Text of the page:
Bitcoin - Historical hashrate drop

The Bitcoin network hashrate dipped nearly 40% around Christmas. We had not seen such a drop since May 2021, during the great exodus of Chinese miners.

When the blizzard hits bitcoin

The hashrate went from 254 to 155 exahash per second (EH/s) between December 21 and 24. This drop is equivalent to stopping one million S19j Pro miners each producing 100 Th/s.

The power of the Bitcoin network has since returned to around 200 PE/s, still up 13% from its level a year back. We are also up sharply since December 2017: +1400%.

This momentary drop is not linked to a miners’ capitulation, but to the blizzard of the century that is sweeping the United States. Faced with this historic snowstorm that killed more than 50 people across the country, American BTC miners stepped aside to restore electrical power to the network.

Here’s what the Texas Blockchain Council has declared shortly before the main storm:

“As Texas and much of the United States faces this winter storm, the bitcoin mining industry in Texas will support the Texas network by proactively reducing consumption. The miners settled in Texas are working with energy companies who are monitoring the situation closely. They are ready to help with the state’s efforts to keep families warm and safe during these extreme weather conditions. »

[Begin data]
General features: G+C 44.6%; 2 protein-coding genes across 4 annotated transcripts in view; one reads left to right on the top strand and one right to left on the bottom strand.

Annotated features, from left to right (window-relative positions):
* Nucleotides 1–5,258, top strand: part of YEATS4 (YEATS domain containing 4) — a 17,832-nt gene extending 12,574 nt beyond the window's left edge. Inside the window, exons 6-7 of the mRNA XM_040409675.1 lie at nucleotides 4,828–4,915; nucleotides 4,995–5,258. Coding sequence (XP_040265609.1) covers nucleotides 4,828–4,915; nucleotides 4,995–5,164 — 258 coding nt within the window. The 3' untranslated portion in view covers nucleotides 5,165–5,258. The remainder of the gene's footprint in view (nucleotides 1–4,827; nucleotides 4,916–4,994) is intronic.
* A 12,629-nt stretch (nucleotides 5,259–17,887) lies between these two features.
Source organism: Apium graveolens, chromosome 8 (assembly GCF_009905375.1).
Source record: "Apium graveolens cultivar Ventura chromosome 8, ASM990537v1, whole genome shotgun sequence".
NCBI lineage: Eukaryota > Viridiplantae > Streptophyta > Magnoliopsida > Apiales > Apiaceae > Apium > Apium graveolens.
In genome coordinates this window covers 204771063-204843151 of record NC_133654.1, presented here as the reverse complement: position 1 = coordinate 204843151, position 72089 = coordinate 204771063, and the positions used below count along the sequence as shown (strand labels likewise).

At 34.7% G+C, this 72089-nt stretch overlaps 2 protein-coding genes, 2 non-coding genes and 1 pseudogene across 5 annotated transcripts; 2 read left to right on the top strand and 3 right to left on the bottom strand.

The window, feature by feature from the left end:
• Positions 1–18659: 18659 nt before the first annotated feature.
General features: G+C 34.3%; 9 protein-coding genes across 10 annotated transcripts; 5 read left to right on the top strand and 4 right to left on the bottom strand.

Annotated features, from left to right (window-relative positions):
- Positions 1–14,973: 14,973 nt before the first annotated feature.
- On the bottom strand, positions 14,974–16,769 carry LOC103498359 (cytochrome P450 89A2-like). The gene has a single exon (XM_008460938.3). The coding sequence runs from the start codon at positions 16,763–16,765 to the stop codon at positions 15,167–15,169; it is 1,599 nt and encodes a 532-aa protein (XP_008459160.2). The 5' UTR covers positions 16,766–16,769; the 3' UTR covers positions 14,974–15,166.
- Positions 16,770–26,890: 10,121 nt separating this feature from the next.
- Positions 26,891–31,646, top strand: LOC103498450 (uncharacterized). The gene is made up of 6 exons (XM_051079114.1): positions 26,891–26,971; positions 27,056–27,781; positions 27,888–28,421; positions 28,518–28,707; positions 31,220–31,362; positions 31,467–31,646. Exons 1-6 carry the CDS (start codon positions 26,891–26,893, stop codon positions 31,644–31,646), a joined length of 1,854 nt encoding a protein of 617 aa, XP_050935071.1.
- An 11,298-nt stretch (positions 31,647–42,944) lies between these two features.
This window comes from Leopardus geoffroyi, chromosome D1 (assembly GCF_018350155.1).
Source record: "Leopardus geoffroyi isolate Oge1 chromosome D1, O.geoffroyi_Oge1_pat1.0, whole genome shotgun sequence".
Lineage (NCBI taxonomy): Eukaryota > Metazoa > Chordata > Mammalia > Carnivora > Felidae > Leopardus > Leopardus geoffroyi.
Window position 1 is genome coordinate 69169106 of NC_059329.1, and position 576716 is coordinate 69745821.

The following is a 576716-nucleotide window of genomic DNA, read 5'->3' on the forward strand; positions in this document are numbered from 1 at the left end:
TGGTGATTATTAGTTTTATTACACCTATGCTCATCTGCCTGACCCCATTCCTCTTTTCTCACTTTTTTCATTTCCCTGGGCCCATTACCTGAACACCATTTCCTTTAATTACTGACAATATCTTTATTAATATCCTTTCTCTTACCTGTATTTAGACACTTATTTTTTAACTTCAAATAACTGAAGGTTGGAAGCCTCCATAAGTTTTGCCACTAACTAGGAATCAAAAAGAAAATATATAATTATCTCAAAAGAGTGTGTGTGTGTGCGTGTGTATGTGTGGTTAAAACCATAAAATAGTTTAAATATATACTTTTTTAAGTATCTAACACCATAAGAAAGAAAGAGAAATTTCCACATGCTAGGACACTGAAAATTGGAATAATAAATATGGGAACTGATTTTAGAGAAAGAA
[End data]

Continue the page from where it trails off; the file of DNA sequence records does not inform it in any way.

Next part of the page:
Miners have greatly reduced the risk of blackouts by ceasing their activities. This ” curtailment relieved the energy specialists who were able to cope with the peak in energy consumption caused by the polar temperatures.

That said, some miners didn’t have much of a choice:

“Mining bitcoins in winter is not easy.
Here are some photos of our containers taken during the recent snow storm. »

Mining industry strengthens the power grid

Texas has understood this for a long time, and it was recently the Japanese energy company Tepco who realized the obvious.

With the construction of high voltage lines not going anywhere near as fast as the deployment of renewable energies, huge amounts of electricity are wasted. Tepco has therefore decided to mine bitcoin in strategic places to exploit its surplus renewable energy more efficiently.

You have to hammer it. One watt consumed by a bitcoin miner is not too much. Miners solidify energy companies.

On the one hand by being able to adjust their electricity consumption in real time, and on the other hand by buying electricity that is not crucial for society.

Miners are valued customers for energy companies who really need all the cash flow possible to finance their transition to renewable energies.

Let’s end by pointing out that we now know that almost 40% of bitcoin miners are in the United States…

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